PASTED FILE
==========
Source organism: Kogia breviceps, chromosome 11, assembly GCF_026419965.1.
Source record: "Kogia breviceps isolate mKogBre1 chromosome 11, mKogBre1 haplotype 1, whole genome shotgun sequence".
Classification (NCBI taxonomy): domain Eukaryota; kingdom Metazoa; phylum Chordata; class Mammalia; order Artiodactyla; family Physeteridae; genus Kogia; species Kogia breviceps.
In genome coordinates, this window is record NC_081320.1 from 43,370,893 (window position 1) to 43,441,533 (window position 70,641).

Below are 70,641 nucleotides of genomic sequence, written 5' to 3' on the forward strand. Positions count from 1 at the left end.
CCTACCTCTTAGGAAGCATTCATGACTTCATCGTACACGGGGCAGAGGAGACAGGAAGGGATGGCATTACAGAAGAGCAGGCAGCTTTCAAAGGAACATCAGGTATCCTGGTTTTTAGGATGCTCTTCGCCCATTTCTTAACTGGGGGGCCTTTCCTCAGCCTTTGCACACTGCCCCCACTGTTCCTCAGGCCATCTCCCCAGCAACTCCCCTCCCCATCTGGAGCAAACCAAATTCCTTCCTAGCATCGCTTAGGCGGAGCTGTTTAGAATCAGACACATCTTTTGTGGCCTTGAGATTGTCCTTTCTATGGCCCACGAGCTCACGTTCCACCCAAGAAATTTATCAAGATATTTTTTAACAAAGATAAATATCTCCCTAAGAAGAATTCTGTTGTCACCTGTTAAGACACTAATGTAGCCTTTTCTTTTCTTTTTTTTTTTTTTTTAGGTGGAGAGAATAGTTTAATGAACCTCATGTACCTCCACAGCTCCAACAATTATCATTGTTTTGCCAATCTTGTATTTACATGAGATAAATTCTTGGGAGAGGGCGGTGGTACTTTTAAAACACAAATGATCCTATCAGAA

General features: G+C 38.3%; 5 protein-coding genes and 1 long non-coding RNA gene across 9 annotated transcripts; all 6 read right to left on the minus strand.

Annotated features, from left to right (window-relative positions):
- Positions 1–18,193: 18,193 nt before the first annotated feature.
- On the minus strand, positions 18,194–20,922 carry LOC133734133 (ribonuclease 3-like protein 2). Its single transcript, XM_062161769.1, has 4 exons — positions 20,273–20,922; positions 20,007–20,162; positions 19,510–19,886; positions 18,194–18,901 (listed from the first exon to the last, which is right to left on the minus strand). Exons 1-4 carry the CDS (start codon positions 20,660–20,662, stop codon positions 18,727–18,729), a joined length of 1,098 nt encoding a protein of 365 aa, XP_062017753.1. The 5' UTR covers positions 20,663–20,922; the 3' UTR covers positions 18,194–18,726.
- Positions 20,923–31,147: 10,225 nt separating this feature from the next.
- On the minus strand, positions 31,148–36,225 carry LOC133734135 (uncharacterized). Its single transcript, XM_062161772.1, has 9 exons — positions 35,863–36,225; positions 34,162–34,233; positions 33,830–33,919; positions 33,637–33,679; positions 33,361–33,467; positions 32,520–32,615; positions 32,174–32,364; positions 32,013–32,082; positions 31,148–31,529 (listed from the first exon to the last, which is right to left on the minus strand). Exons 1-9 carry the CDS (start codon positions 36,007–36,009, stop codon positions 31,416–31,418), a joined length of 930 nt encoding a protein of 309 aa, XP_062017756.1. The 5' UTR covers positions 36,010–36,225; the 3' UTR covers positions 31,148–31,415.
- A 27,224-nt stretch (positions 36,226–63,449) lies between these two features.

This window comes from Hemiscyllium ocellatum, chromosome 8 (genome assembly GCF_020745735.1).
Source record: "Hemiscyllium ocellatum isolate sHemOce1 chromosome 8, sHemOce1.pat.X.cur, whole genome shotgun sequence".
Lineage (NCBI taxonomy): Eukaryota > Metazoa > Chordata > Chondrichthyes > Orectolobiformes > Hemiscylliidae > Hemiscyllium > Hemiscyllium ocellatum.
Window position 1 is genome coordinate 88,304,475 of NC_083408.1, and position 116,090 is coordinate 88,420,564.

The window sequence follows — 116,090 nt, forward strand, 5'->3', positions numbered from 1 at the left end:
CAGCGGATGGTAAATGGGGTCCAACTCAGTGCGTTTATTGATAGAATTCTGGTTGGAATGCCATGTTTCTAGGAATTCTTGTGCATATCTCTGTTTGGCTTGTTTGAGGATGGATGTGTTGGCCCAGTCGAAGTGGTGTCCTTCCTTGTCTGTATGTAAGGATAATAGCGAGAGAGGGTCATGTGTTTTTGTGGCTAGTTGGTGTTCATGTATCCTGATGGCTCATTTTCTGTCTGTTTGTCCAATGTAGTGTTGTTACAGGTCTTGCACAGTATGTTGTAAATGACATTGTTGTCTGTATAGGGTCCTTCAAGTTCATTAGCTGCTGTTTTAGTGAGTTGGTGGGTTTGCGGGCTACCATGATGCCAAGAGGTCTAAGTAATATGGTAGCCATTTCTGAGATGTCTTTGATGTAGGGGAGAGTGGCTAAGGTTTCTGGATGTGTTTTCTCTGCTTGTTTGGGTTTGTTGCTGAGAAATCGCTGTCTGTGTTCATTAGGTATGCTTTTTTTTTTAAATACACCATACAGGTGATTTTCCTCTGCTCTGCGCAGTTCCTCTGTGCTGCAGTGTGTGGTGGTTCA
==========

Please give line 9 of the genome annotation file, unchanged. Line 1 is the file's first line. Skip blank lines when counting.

- Positions 1–18,193: 18,193 nt before the first annotated feature.